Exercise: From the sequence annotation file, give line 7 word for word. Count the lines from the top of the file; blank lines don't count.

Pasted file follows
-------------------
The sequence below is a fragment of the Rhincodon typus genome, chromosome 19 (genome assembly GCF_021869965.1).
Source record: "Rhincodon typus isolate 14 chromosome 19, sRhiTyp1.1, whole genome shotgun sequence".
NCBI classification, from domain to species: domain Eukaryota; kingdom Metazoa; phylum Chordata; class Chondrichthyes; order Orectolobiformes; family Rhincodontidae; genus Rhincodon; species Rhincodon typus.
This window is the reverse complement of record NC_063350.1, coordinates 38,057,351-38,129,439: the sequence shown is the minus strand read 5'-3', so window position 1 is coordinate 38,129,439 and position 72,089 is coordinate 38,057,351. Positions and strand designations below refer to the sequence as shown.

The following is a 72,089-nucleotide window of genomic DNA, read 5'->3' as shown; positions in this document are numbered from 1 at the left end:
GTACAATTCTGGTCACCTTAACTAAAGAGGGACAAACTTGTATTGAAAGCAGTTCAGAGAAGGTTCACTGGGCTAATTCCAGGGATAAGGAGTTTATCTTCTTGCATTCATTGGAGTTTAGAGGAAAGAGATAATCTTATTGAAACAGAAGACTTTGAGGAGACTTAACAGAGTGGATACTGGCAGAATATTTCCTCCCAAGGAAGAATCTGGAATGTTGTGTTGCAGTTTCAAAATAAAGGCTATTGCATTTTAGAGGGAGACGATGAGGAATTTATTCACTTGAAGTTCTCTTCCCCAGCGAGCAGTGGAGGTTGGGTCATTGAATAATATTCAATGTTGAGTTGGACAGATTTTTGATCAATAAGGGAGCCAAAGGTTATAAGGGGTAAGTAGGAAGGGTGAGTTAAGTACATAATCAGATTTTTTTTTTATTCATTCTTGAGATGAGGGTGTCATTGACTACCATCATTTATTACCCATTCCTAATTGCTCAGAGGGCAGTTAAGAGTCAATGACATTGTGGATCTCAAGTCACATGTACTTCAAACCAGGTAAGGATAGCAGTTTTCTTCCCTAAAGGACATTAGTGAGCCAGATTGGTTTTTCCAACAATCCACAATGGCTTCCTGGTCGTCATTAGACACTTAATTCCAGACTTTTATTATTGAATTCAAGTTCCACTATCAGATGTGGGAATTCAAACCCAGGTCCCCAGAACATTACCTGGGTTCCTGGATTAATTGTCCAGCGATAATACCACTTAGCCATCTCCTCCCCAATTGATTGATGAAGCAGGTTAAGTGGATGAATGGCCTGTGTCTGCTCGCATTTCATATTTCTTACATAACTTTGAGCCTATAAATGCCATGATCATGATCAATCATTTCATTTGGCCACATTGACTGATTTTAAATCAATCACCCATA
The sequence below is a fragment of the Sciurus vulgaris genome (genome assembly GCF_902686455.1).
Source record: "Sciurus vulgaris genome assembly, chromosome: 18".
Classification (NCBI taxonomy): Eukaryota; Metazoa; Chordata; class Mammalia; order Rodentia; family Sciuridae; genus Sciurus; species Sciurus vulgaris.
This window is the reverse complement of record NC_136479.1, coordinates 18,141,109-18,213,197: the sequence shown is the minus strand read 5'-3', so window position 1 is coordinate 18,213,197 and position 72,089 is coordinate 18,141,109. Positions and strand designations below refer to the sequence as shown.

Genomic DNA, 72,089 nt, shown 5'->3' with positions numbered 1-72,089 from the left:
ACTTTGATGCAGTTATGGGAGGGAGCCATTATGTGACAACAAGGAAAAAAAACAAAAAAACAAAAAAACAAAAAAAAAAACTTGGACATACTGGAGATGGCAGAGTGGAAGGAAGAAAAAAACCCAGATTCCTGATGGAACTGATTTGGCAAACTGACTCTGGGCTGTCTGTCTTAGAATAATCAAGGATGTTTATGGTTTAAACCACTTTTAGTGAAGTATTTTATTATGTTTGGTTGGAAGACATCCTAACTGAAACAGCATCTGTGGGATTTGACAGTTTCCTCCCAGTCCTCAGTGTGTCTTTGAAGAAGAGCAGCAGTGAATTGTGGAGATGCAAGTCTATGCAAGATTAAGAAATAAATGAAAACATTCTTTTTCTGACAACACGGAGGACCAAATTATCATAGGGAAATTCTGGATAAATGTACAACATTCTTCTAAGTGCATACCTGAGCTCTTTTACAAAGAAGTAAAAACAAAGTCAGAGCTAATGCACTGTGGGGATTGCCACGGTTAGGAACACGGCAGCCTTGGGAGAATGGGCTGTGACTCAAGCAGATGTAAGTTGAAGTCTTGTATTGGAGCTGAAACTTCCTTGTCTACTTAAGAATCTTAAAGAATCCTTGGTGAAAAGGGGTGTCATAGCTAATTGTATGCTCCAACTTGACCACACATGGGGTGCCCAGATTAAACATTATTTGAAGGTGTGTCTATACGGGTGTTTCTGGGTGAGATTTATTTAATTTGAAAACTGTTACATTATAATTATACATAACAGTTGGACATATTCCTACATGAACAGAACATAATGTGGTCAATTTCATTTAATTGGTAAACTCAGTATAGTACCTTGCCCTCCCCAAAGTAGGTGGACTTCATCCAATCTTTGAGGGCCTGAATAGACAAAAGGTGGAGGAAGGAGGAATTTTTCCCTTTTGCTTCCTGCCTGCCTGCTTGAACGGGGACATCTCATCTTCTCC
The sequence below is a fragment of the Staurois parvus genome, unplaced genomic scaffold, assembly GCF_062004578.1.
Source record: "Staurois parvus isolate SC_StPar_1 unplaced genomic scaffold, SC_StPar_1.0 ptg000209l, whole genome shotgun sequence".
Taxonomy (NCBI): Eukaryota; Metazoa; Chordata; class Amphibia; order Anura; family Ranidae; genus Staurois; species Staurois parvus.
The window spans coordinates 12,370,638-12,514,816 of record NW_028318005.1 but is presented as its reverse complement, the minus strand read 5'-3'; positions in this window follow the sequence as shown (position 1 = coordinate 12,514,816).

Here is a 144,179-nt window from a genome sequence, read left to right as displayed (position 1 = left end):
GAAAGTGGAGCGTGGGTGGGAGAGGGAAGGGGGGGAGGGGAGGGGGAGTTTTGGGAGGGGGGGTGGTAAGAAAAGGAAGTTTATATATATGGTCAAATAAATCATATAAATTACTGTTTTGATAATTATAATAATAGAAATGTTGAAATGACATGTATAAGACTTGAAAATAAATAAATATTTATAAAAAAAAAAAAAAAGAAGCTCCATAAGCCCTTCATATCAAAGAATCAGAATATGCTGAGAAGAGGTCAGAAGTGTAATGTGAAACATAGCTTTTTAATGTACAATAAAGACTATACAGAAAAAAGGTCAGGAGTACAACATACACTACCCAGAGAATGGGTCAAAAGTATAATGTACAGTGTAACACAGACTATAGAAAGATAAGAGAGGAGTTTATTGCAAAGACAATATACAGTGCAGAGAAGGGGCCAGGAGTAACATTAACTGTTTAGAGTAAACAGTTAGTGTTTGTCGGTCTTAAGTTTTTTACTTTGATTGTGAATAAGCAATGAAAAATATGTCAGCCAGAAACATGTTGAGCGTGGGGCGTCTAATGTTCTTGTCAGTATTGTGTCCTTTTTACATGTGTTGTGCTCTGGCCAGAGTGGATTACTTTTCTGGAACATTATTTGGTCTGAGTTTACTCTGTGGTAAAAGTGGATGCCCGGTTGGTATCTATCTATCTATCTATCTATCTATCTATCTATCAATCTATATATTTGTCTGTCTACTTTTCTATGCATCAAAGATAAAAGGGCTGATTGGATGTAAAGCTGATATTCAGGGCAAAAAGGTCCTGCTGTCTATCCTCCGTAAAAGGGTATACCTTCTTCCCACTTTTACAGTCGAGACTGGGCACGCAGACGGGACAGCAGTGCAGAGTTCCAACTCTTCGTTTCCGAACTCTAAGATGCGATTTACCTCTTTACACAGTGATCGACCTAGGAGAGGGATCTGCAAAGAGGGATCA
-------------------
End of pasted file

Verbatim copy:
The sequence below is a fragment of the Sciurus vulgaris genome (genome assembly GCF_902686455.1).